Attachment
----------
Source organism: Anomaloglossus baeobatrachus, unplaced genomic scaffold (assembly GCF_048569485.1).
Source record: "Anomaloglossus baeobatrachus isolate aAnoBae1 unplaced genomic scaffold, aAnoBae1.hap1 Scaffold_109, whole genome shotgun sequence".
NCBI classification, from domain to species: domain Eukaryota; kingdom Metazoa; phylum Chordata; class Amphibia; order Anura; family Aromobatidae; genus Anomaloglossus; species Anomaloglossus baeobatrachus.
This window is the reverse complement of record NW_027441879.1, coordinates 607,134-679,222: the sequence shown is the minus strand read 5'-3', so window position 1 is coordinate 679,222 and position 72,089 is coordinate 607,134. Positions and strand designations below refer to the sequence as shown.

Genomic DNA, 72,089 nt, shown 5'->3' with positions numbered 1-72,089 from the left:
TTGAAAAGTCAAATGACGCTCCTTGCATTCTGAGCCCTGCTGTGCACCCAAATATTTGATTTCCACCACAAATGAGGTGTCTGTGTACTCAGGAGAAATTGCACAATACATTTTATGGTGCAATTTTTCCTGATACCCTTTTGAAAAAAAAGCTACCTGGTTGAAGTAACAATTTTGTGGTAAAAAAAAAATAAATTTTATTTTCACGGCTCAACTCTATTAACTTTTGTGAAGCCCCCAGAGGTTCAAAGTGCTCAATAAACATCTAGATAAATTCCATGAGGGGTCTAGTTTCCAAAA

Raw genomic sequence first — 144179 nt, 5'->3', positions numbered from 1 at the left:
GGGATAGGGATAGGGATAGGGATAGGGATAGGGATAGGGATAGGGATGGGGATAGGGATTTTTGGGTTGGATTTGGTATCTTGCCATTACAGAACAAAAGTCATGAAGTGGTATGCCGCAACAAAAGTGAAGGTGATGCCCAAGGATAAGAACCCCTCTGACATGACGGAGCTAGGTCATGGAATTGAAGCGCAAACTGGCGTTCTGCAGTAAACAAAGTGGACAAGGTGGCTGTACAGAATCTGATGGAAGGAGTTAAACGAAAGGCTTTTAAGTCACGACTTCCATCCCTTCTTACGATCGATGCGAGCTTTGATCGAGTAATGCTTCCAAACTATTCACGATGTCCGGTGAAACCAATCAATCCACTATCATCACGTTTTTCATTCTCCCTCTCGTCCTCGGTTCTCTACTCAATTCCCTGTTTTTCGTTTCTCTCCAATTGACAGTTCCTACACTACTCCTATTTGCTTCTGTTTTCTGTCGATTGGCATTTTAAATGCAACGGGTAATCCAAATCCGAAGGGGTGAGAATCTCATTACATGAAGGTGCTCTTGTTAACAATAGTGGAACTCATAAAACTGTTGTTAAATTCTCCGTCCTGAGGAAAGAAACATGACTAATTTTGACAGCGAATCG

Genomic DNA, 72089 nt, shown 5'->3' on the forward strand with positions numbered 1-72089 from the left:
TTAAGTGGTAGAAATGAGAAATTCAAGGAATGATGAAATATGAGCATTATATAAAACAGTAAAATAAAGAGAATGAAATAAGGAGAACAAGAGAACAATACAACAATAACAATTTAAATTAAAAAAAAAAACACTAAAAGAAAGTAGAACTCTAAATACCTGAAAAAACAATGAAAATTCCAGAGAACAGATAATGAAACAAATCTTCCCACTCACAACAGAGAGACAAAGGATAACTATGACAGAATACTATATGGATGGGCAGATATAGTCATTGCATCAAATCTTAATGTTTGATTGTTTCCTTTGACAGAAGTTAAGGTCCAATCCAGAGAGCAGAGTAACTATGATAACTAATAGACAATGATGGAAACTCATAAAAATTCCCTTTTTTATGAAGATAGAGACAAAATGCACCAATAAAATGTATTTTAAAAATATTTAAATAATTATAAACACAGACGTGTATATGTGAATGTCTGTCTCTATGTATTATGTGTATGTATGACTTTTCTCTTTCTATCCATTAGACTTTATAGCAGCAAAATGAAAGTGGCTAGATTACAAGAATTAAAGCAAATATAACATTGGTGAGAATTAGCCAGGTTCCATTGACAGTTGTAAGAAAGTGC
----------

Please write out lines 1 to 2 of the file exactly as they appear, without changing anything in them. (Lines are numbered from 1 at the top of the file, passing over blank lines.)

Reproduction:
Source organism: Anomaloglossus baeobatrachus, unplaced genomic scaffold (assembly GCF_048569485.1).
Source record: "Anomaloglossus baeobatrachus isolate aAnoBae1 unplaced genomic scaffold, aAnoBae1.hap1 Scaffold_109, whole genome shotgun sequence".